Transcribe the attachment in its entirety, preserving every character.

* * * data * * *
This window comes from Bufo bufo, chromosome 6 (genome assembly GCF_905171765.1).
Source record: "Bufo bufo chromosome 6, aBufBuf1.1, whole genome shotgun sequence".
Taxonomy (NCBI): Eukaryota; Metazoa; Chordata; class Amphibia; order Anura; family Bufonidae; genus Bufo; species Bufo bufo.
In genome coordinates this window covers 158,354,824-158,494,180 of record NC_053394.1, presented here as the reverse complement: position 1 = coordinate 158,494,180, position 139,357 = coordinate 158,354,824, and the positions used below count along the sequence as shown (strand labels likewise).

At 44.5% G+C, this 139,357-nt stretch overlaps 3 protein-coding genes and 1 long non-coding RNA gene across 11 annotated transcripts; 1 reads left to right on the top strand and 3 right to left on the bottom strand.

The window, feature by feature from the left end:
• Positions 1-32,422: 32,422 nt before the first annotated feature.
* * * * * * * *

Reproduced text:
This window comes from Bufo bufo, chromosome 6 (genome assembly GCF_905171765.1).
Source record: "Bufo bufo chromosome 6, aBufBuf1.1, whole genome shotgun sequence".
Taxonomy (NCBI): Eukaryota; Metazoa; Chordata; class Amphibia; order Anura; family Bufonidae; genus Bufo; species Bufo bufo.
In genome coordinates this window covers 158,354,824-158,494,180 of record NC_053394.1, presented here as the reverse complement: position 1 = coordinate 158,494,180, position 139,357 = coordinate 158,354,824, and the positions used below count along the sequence as shown (strand labels likewise).

At 44.5% G+C, this 139,357-nt stretch overlaps 3 protein-coding genes and 1 long non-coding RNA gene across 11 annotated transcripts; 1 reads left to right on the top strand and 3 right to left on the bottom strand.

The window, feature by feature from the left end:
• Positions 1-32,422: 32,422 nt before the first annotated feature.